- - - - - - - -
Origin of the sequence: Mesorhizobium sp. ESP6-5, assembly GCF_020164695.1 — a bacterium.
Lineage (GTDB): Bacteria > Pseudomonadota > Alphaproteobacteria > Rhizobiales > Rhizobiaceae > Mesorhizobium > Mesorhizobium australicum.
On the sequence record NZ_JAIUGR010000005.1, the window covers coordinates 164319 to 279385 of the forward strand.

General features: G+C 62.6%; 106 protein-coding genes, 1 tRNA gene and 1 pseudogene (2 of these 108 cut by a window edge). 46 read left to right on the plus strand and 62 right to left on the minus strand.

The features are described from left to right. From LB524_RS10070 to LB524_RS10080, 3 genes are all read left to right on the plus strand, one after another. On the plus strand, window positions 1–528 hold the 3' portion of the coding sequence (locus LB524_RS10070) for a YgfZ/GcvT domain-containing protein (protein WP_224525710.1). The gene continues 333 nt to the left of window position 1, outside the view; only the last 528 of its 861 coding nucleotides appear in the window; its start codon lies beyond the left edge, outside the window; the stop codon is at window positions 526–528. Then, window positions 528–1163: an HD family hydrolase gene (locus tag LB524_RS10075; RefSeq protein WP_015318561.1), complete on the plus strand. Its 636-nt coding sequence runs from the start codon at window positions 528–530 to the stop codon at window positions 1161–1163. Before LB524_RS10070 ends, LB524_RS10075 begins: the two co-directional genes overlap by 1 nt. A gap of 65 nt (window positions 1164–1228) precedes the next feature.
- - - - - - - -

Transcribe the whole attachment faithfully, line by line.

Origin of the sequence: Mesorhizobium sp. ESP6-5, assembly GCF_020164695.1 — a bacterium.
Lineage (GTDB): Bacteria > Pseudomonadota > Alphaproteobacteria > Rhizobiales > Rhizobiaceae > Mesorhizobium > Mesorhizobium australicum.
On the sequence record NZ_JAIUGR010000005.1, the window covers coordinates 164319 to 279385 of the forward strand.

General features: G+C 62.6%; 106 protein-coding genes, 1 tRNA gene and 1 pseudogene (2 of these 108 cut by a window edge). 46 read left to right on the plus strand and 62 right to left on the minus strand.

The features are described from left to right. From LB524_RS10070 to LB524_RS10080, 3 genes are all read left to right on the plus strand, one after another. On the plus strand, window positions 1–528 hold the 3' portion of the coding sequence (locus LB524_RS10070) for a YgfZ/GcvT domain-containing protein (protein WP_224525710.1). The gene continues 333 nt to the left of window position 1, outside the view; only the last 528 of its 861 coding nucleotides appear in the window; its start codon lies beyond the left edge, outside the window; the stop codon is at window positions 526–528. Then, window positions 528–1163: an HD family hydrolase gene (locus tag LB524_RS10075; RefSeq protein WP_015318561.1), complete on the plus strand. Its 636-nt coding sequence runs from the start codon at window positions 528–530 to the stop codon at window positions 1161–1163. Before LB524_RS10070 ends, LB524_RS10075 begins: the two co-directional genes overlap by 1 nt. A gap of 65 nt (window positions 1164–1228) precedes the next feature.